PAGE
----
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It shouldn't even be controversial. If you're lying about holding a copyright monopoly to something, you're infringing on that work's distribution, and should suffer the same penalties as any other infringer does today. Last week there was a story on TorrentFreak about a copyright monopolist who had gone absolutely insane and sent so-called â€œtakedown noticesâ€ to everybody and their brother, from EFF to TOR â€“ basically anybody with a download page. Itâ€™s a complete mystery why this isnâ€™t a criminal behavior. The fact that it isnâ€™t is why it continues and harms innovation, creativity, free speech, and the Internet. The Swedish Pirate Party had a very clear policy on crimes like this: if you lied about holding an exclusive right to something, the same penalty that would have applied to an infringer of that exclusive right would instead apply to you. This is only fair, after all: you are infringing on the distribution of a creative work by dishonest means. For repeat offenders, or organizations that committed this crime on a commercial basis or commercial gain, like that idiot record label in the TorrentFreak story â€“ they would be declared criminal organizations and have all their assets seized. The individuals doing so for commercial gain would go to jail for a couple of years. The thing is, this should not even be contentious. This is how we deal with this kind of criminal act in every â€“ every â€“ other aspect of society. If you lie as part of commercial operations and hurt somebody elseâ€™s rights or business, you are a criminal. If you do so repeatedly or for commercial gain, direct or indirect, youâ€™re having your ill-gotten gains seized. This isnâ€™t rocket science. This is standard bloody operating procedure. The copyright industry goes ballistic at this proposal, of course, and try to portray themselves as rightsless victims â€“ when the reality is that they have been victimizing everybody else after making the entire planet rightsless before their intellectual deforestation. The irony is that at the same time as the copyright industry opposes such penalties vehemently, arguing that they can make â€œinnocent mistakesâ€ in sending out nastygrams, threats, and lawsuits to single mothers, they are also arguing that the situation with distribution monopolies is always crystal clear and unmistakable to everybody else who deserve nothing but the worst. They canâ€™t have it both ways here. Itâ€™s a matter of incentives, at the end of the day. If thereâ€™s no risk at all in lying and causing pain to other people, along with a very small reward, then sociopaths â€“ like those in the copyright industry â€“ will do so at an industrial scale, accompanied by the most Stalinesque of laughters. This is also the behavior we observe now. There must to be a risk associated with willfully lying and causing injury or damage. Today, there isnâ€™t. And because there isnâ€™t, Google alone receives on the order of thirty millionnastygrams per month. Most or all of them automated at the senderâ€™s end. Thereâ€™s no cost or risk in sending them, after all, and that has to change. The U.S. DMCA â€“ what a horrible mistake that was â€“ does state that somebody sending a takedown notice does so under penalty of perjury. However, that only applies to the claim of representing the person believing to hold the copyright monopoly to the work; not to the claim of actually holding the exclusive right you claim to hold. A bare legislative minimum would be to extend the penalty of perjury to include the actual â€“ not believed, but actual â€“ holding of the copyright monopoly somebody claims to hold. The very least you can ask is that committing a crime such as fraudulent exclusive rights carries a risk with it. Itâ€™s not rocket science. Torrentfreak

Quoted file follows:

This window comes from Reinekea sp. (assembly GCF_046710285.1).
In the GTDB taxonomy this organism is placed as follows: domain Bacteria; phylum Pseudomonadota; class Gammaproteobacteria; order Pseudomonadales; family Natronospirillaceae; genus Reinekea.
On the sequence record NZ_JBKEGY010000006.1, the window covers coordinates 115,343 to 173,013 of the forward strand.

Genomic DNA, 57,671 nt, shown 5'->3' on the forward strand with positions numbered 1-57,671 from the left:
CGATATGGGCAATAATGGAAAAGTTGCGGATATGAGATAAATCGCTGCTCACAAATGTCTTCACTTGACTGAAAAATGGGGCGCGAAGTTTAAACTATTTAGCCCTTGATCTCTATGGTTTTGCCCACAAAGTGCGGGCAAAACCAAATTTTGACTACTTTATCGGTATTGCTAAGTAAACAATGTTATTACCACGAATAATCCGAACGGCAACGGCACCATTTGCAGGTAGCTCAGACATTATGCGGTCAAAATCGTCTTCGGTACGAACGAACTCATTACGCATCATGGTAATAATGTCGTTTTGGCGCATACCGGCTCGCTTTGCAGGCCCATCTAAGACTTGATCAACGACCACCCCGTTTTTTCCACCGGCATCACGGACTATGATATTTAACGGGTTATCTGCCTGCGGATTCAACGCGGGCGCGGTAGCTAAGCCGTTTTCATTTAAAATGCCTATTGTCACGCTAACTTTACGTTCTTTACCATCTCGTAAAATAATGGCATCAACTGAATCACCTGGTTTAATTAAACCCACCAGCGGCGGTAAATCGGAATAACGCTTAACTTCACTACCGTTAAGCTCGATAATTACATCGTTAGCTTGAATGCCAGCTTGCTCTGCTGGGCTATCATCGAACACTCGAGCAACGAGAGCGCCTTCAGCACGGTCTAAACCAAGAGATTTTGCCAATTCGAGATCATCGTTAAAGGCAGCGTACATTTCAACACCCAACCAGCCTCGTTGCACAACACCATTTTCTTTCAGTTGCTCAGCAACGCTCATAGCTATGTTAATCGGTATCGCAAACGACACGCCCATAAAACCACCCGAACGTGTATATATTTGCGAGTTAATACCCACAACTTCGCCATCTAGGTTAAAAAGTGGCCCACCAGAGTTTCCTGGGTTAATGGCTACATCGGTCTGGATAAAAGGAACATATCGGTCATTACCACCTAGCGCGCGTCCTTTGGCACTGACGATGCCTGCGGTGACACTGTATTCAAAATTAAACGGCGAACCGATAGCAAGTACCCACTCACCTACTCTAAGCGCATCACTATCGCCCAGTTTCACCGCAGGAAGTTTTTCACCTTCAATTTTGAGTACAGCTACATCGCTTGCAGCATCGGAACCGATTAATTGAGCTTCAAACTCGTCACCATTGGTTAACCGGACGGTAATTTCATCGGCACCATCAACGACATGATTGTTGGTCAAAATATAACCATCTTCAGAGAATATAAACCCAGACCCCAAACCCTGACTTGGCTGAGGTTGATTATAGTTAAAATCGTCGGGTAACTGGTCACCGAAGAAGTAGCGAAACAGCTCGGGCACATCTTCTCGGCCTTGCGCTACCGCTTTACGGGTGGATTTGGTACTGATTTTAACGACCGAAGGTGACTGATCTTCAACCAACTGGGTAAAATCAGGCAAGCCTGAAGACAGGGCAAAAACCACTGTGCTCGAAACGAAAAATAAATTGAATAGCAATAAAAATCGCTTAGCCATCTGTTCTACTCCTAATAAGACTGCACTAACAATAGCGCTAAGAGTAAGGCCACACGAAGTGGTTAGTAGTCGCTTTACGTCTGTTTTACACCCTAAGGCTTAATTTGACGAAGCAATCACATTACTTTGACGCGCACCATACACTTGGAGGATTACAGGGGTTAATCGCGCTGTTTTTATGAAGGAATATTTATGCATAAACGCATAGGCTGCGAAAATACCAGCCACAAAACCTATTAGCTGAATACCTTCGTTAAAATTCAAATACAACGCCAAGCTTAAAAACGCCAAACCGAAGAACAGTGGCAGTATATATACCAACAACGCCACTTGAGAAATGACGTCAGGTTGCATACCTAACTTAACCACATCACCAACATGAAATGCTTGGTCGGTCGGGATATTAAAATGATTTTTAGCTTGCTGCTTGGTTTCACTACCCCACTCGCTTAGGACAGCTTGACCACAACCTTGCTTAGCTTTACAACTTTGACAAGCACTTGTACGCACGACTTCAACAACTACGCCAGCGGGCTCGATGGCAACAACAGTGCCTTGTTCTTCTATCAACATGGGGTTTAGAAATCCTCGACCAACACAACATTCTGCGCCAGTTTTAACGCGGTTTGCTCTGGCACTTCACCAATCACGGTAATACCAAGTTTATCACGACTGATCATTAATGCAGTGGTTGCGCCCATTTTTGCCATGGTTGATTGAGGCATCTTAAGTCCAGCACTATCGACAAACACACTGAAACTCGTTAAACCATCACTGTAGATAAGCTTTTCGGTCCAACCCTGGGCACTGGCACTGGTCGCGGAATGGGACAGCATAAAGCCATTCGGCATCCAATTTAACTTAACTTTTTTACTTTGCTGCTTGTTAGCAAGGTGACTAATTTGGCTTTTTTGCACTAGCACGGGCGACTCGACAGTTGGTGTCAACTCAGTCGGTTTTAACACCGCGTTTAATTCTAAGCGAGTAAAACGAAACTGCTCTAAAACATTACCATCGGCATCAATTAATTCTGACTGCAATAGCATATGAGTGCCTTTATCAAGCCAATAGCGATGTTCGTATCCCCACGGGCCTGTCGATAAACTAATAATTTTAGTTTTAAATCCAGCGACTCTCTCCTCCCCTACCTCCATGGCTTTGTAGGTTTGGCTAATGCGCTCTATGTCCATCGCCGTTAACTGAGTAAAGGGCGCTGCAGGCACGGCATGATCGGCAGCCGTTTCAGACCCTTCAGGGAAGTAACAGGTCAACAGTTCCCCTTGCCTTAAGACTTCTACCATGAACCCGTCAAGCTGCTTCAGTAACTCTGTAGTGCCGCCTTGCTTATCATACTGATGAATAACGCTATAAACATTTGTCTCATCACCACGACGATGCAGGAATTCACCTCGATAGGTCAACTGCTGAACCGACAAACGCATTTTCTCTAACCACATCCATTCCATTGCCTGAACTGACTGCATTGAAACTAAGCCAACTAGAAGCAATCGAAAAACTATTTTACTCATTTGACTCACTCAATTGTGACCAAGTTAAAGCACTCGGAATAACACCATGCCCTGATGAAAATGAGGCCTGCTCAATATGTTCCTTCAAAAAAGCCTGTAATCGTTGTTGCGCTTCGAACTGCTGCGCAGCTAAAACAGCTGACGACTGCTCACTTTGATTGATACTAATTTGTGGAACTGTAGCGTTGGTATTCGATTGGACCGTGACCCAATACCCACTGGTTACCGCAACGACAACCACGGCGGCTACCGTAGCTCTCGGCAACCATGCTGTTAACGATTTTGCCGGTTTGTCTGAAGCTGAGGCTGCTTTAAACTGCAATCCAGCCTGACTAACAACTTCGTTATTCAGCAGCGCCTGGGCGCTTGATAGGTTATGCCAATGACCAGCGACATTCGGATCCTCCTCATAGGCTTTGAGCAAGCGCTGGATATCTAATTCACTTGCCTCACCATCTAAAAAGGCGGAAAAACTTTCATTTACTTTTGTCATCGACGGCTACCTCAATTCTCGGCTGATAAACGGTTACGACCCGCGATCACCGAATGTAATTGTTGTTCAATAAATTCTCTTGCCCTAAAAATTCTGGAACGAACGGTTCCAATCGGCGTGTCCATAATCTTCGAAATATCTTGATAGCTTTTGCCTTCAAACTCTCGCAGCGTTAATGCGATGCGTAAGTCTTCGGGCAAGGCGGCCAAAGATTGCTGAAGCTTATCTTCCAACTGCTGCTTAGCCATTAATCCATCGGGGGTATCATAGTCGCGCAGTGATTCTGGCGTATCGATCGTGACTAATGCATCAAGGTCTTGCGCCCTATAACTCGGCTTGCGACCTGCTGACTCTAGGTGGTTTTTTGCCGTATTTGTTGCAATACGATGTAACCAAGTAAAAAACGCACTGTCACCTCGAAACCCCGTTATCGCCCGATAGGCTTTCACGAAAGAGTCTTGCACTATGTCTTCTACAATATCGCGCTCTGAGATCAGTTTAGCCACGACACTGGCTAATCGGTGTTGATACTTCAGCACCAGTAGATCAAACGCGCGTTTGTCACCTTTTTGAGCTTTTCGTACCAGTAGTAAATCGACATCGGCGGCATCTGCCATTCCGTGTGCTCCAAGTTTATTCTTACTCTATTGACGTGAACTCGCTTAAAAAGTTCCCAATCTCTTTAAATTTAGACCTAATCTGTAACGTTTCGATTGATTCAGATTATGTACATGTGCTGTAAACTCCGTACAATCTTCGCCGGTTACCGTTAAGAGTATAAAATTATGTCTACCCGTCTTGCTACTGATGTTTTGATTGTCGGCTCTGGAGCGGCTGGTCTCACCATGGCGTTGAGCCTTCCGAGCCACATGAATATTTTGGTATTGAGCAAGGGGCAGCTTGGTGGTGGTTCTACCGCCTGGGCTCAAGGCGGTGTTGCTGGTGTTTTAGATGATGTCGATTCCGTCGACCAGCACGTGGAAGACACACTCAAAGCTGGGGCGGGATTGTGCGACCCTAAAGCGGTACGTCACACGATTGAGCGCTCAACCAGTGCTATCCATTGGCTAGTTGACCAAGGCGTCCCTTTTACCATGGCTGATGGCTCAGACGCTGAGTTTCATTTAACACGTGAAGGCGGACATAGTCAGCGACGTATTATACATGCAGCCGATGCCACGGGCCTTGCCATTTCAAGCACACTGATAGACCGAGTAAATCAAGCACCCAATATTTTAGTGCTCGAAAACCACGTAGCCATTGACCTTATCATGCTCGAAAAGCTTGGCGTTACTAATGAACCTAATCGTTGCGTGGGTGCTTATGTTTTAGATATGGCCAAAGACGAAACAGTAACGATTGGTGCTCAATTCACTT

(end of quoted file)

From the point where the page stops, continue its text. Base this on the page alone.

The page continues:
In a submission to the Australian Government on the issue of online piracy, the BBC indicates that ISPs should be obliged to monitor their customers' activities. Service providers should become suspicious that customers could be pirating if they use VPN-style services and consume a lot of bandwidth, the BBC says. After cutting its teeth as a domestic broadcaster, the BBC is spreading its products all around the globe. Shows like Top Gear have done extremely well overseas and the trend of exploiting other shows in multiple territories is set to continue. As a result the BBC is now getting involved in the copyright debates of other countries, notably Australia, where it operates four subscription channels. Following submissions from Hollywood interests and local ISPs, BBC Worldwide has now presented its own to the Federal Government. Its text shows that the corporation wants new anti-piracy measures to go further than ever before. The BBC begins by indicating a preference for a co-operative scheme, one in which content owners and ISPs share responsibility to â€œreduce and eliminateâ€ online copyright infringement. Educating consumers on both the impact of piracy and where content can be obtained legally online would be supported by improved availability of official offerings. After providing general piracy statistics, the BBC turn to the recent leaking of the new series of Doctor Who to file-sharing networks which acted â€œas a spoilerâ€ to the official global TV premiere. â€œDespite the BBC dedicating considerable resources to taking down and blocking access to these Doctor Who materials, there were almost 13,000 download attempts of these materials from Australian IP addresses in the period between their unauthorized access and the expiration of the usual catch-up windows,â€ the BBC write. So what can be done? In common with all rightsholder submissions so far, the BBC wants to put pressure on ISPs to deal with their errant subscribers via a graduated response scheme of educational messages backed up by punitive measures for the most persistent of infringers. â€œISPs should warn any alleged copyright infringers through a graduated notification system that what they are doing is illegal and, at the same time, educate them about the law, the importance of copyright to funding content and services they enjoy and where they can access the material they want legally. However. if the consumers do not abide by the notifications then more serious action may need to be taken,â€ the BBC note. Those sanctions could lead to a throttling of a usersâ€™ Internet connection but should not normally lead to a complete disconnection. However, the BBC doesnâ€™t rule that out, adding that such measures could be employed â€œin the most serious and egregious circumstances, as is the case in the United States.â€ While little in the foregoing presents much of a surprise, the BBC goes further than any other rightsholder submission thus far in suggesting that ISPs should not only forward notices, but also spy on their customersâ€™ Internet usage habits. VPNs are pirate tools â€œSince the evolution of peer-to-peer software protocols to incorporate decentralized architectures, which has allowed users to download content from numerous host computers, the detection and prosecution of copyright violations has become a complex task. This situation is further amplified by the adoption of virtual private networks (VPNs) and proxy servers by some users, allowing them to circumvent geo-blocking technologies and further evade detection,â€ the BBC explain. â€œIt is reasonable for ISPs to be placed under an obligation to identify user behavior that is â€˜suspiciousâ€™ and indicative of a user engaging in conduct that infringes copyright. Such behavior may include the illegitimate use by Internet users of IP obfuscation tools in combination with high download volumes.â€ While the BBC goes on to state that â€œfalse positivesâ€ would need to be avoided in order to â€œsafeguard the fundamental rights of consumersâ€, none of this will sit well with Internet service providers or the public. Throwing around accusations of illegal activity based on the existence of an encrypted tunnel and high bandwidth consumption is several steps beyond anything suggested before. Site blocking The BBC says it supports the blocking of overseas infringing sites at the ISP level after obtaining a court injunction. Of interest is a proposal to use a system which allows for injunctions to be modified after being issued in order to deal with sites finding ways to circumvent bans. â€œIt is important to have the ability to get existing injunctions varied by the court when defendants reappear in different guises, a useful tool in the United Kingdom,â€ the BBC writes. Who foots the bill? Who pays for all of the above has been the major sticking point in all Australian negotiations thus far. The ISPs largely believe they shouldnâ€™t have to pay for anything, but most rightsholders â€“ the BBC included â€“ think that the costs need to be shared. â€œIn light of the fact that a large inducement for internet users to become customers of ISPs is to gain access to content (whether legally or illegally), it is paramount that ISPs are required to take an active role in preventing and fighting online copyright infringement by establishing and contributing meaningfully to the cost of administering some form of graduated response scheme,â€ the BBC concludes.